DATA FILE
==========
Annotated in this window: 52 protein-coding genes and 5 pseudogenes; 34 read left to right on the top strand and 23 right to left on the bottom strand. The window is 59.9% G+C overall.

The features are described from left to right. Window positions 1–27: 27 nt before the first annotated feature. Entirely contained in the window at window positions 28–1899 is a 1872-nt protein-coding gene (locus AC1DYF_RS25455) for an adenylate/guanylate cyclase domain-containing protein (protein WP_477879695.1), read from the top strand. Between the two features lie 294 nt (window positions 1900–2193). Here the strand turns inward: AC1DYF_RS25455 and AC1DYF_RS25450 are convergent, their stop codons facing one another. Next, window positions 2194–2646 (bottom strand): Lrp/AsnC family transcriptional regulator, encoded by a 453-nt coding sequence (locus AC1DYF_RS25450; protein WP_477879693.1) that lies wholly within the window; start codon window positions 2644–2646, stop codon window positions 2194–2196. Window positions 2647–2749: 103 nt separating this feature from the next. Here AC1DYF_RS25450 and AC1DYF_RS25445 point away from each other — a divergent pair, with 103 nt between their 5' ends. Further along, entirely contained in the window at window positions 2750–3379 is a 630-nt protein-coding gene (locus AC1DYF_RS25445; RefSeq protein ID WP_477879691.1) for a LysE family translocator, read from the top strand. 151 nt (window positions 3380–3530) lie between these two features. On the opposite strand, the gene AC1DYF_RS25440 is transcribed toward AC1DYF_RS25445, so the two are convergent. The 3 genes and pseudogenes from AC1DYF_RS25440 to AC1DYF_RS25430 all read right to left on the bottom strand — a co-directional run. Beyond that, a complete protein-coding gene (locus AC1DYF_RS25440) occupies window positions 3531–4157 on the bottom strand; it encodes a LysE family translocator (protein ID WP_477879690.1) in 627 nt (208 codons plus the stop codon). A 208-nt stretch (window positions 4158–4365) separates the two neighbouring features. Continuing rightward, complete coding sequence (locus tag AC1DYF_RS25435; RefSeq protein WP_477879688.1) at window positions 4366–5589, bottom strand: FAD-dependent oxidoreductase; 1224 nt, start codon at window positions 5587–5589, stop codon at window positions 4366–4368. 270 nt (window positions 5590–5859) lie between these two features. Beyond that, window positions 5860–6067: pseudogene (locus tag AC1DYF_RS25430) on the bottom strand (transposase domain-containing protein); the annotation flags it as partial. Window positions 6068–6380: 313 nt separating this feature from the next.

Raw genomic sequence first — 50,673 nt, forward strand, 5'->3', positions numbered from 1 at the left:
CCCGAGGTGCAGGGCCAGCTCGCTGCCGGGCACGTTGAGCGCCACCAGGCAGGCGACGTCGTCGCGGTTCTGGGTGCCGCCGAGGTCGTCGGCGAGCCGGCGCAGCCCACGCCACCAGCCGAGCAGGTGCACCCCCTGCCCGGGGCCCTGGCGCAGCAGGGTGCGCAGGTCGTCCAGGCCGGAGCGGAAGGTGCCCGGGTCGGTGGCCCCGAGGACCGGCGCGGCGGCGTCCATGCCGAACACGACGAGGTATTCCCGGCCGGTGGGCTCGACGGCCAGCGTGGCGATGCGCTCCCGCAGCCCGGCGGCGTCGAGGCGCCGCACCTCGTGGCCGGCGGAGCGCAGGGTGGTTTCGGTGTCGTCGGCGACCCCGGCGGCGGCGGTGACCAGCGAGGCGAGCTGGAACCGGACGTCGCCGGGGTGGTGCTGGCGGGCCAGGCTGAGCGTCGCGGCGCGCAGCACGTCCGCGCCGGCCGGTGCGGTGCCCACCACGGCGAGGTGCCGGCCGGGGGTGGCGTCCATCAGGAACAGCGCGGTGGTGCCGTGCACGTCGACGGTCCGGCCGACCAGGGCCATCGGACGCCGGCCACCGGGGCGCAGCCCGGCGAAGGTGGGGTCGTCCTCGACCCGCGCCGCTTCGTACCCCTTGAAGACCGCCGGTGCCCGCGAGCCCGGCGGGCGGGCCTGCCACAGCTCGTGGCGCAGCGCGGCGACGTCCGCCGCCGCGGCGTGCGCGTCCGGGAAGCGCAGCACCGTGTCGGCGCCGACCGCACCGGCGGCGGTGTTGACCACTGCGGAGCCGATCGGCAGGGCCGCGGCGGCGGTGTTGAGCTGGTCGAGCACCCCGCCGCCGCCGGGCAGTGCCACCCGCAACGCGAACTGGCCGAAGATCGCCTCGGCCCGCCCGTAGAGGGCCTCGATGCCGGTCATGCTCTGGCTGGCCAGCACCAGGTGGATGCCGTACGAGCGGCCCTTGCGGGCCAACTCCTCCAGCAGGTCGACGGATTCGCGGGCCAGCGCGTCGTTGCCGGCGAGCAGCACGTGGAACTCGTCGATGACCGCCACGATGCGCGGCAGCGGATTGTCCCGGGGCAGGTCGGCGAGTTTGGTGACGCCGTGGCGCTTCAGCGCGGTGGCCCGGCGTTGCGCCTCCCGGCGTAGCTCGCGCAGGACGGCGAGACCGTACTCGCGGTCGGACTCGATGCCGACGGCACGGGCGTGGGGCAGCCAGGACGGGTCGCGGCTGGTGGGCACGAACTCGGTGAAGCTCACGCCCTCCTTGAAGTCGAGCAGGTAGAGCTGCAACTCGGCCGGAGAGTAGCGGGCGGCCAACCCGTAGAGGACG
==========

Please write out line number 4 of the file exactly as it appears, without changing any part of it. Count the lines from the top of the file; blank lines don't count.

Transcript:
CCCGAGGTGCAGGGCCAGCTCGCTGCCGGGCACGTTGAGCGCCACCAGGCAGGCGACGTCGTCGCGGTTCTGGGTGCCGCCGAGGTCGTCGGCGAGCCGGCGCAGCCCACGCCACCAGCCGAGCAGGTGCACCCCCTGCCCGGGGCCCTGGCGCAGCAGGGTGCGCAGGTCGTCCAGGCCGGAGCGGAAGGTGCCCGGGTCGGTGGCCCCGAGGACCGGCGCGGCGGCGTCCATGCCGAACACGACGAGGTATTCCCGGCCGGTGGGCTCGACGGCCAGCGTGGCGATGCGCTCCCGCAGCCCGGCGGCGTCGAGGCGCCGCACCTCGTGGCCGGCGGAGCGCAGGGTGGTTTCGGTGTCGTCGGCGACCCCGGCGGCGGCGGTGACCAGCGAGGCGAGCTGGAACCGGACGTCGCCGGGGTGGTGCTGGCGGGCCAGGCTGAGCGTCGCGGCGCGCAGCACGTCCGCGCCGGCCGGTGCGGTGCCCACCACGGCGAGGTGCCGGCCGGGGGTGGCGTCCATCAGGAACAGCGCGGTGGTGCCGTGCACGTCGACGGTCCGGCCGACCAGGGCCATCGGACGCCGGCCACCGGGGCGCAGCCCGGCGAAGGTGGGGTCGTCCTCGACCCGCGCCGCTTCGTACCCCTTGAAGACCGCCGGTGCCCGCGAGCCCGGCGGGCGGGCCTGCCACAGCTCGTGGCGCAGCGCGGCGACGTCCGCCGCCGCGGCGTGCGCGTCCGGGAAGCGCAGCACCGTGTCGGCGCCGACCGCACCGGCGGCGGTGTTGACCACTGCGGAGCCGATCGGCAGGGCCGCGGCGGCGGTGTTGAGCTGGTCGAGCACCCCGCCGCCGCCGGGCAGTGCCACCCGCAACGCGAACTGGCCGAAGATCGCCTCGGCCCGCCCGTAGAGGGCCTCGATGCCGGTCATGCTCTGGCTGGCCAGCACCAGGTGGATGCCGTACGAGCGGCCCTTGCGGGCCAACTCCTCCAGCAGGTCGACGGATTCGCGGGCCAGCGCGTCGTTGCCGGCGAGCAGCACGTGGAACTCGTCGATGACCGCCACGATGCGCGGCAGCGGATTGTCCCGGGGCAGGTCGGCGAGTTTGGTGACGCCGTGGCGCTTCAGCGCGGTGGCCCGGCGTTGCGCCTCCCGGCGTAGCTCGCGCAGGACGGCGAGACCGTACTCGCGGTCGGACTCGATGCCGACGGCACGGGCGTGGGGCAGCCAGGACGGGTCGCGGCTGGTGGGCACGAACTCGGTGAAGCTCACGCCCTCCTTGAAGTCGAGCAGGTAGAGCTGCAACTCGGCCGGAGAGTAGCGGGCGGCCAACCCGTAGAGGACG